Information on the SCERTS model, Autism and Aspergers syndreome - common Autism Spectrum Disorders


SCERTS can be classified as a combined intervention as it blends elements of behavioral and developmental models to better support children on the autism spectrum as they develop.

SCERTS stands for Social-Communication, Emotional Regulation, and Transactional Support. These are seen as the principal dimensions for intervention planning.


The goal is to address the main deficits observed in children with an Autism Spectrum Disorder, with a focus on on communication, social relatedness, sensory characteristics and family centered practices. It is not an intervention process within itself, but a model of providing a combination of evidence-based treatments (Prizant et al., 2003).


key components of the SCERTS model

Communication and language deficits

These are addressed through social-pragmatic language therapy, which emphasizes the functional use of pre-verbal and verbal communication skills in natural and semi-structured interactions. The model includes the use of validated and effective strategies to support the use of non-speech communication systems such as picture symbols. Social-pragmatic approaches are now practiced in both contemporary Applied Behavior Analysis programs as well as developmentally-based programs.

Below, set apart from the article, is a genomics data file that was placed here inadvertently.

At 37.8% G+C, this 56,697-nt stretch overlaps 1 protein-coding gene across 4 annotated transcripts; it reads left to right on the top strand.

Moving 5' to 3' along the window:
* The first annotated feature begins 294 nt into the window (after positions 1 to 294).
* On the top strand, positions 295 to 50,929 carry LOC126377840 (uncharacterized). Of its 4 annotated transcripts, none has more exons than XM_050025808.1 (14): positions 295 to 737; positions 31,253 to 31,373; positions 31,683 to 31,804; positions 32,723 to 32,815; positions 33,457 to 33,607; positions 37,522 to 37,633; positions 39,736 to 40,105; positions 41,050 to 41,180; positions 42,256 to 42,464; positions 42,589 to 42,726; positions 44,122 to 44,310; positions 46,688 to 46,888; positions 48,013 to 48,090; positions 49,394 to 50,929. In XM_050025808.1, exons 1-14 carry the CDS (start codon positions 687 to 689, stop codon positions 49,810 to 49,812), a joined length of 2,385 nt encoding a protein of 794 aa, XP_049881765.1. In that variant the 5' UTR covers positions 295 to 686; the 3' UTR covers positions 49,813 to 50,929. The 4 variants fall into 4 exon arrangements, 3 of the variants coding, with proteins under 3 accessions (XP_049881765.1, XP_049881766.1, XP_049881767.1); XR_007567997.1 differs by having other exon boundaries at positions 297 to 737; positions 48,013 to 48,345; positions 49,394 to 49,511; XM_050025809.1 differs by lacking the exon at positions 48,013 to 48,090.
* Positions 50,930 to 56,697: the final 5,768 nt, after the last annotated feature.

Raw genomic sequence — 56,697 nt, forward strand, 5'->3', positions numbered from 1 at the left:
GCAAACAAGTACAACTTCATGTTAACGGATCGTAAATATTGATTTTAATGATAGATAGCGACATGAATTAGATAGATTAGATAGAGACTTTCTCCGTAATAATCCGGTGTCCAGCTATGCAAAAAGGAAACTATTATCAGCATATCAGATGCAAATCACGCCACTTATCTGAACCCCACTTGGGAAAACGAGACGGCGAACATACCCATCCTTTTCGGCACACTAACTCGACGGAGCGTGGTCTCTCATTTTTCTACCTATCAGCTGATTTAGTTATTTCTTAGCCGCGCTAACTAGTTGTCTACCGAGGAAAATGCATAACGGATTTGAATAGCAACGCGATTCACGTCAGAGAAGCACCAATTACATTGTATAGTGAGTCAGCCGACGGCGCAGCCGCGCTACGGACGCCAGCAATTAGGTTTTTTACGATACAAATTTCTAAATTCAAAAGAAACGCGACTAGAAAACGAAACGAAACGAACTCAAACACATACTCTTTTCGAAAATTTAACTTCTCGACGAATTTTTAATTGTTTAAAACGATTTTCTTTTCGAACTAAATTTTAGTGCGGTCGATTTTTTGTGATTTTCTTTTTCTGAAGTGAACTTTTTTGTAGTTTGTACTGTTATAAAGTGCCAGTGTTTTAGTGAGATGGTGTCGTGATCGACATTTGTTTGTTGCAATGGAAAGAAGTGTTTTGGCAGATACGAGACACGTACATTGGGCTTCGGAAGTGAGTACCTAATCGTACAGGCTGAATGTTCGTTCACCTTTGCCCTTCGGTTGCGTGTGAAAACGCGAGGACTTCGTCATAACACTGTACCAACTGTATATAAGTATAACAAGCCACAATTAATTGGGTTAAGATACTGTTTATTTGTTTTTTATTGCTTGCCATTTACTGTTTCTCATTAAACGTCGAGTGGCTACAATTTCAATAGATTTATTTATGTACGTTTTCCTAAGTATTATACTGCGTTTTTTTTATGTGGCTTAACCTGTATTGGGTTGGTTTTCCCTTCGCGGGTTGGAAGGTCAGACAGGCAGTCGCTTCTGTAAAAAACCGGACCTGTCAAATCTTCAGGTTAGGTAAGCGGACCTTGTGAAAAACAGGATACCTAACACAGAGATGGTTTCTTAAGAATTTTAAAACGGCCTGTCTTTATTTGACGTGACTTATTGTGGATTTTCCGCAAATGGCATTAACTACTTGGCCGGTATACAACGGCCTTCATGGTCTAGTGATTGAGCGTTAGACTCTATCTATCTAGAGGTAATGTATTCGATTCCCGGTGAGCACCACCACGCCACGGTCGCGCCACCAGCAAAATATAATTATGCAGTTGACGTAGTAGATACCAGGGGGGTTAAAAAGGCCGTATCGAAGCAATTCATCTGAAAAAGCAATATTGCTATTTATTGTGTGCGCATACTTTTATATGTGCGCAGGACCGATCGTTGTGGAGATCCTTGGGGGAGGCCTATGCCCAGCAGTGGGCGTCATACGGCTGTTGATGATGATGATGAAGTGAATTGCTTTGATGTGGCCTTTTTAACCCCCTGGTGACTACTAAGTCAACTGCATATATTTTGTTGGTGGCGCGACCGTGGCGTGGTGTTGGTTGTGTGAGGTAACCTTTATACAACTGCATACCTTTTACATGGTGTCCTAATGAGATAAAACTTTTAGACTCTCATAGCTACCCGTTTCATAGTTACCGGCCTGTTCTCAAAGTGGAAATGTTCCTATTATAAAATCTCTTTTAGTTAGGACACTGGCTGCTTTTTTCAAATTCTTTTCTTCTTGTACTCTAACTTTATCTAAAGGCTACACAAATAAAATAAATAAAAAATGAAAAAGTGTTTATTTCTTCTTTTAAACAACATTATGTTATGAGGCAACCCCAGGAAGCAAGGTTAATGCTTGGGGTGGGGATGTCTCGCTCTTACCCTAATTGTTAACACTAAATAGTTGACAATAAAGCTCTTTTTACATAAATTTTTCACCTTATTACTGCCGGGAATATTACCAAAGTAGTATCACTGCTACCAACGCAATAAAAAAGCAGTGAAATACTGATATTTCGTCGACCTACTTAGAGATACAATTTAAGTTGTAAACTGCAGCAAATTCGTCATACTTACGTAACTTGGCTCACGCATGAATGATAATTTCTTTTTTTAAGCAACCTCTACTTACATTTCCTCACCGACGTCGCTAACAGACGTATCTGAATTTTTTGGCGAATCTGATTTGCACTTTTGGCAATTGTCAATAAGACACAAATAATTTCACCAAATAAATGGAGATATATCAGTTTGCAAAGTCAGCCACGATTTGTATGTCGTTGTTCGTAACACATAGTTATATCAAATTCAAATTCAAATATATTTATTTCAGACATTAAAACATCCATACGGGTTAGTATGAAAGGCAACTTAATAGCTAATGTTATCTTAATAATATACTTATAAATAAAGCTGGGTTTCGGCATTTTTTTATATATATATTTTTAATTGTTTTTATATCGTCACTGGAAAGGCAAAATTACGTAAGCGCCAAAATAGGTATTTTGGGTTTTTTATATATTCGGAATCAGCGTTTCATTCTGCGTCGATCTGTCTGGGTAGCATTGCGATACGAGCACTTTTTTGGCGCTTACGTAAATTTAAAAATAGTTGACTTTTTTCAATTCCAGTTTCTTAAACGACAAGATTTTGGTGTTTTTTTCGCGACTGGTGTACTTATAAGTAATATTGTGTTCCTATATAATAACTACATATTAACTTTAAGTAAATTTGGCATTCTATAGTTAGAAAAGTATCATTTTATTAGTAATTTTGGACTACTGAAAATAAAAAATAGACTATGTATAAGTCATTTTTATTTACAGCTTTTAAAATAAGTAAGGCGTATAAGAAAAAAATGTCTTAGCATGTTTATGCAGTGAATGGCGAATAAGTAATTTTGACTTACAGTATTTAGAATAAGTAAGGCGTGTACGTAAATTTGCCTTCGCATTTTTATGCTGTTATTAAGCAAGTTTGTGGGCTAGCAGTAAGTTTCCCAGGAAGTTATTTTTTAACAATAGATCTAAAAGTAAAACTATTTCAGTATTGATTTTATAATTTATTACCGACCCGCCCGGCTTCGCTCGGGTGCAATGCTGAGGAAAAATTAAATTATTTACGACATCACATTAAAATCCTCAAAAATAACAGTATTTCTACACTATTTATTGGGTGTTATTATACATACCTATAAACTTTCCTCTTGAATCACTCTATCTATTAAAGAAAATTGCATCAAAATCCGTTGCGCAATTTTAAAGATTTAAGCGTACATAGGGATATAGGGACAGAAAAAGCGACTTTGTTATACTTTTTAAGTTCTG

Deficits in social relatedness and social-emotional reciprocity

These are addressed through strategies developed as part of the Floor Time approach. The basic premise of Floor Time is that children learn skills from the relationships which they have with their caregivers and other people significant in their lives.


Sensory processing deficits

These are addressed through sensory integration therapy and environmental adaptations and supports. Many children with autism also have motor planning issues affecting daily living skills, which are also addressed.


The SCERT model also emphasizes supporting and educating family members, to best enhance the child's development.


Button for fact sheet on  the SCERT model, an intervention for Autism Spectrum Disorders

Click here for the full range of Asperger's and Autism fact sheets at
This autism fact sheet is licensed under the GNU Free Documentation. It is derivative of an Autism and Asperger's syndrome-related articles at

SCERTS: a combined intervention blending elements of behavioral and developmental models to better support children on the autism spectrum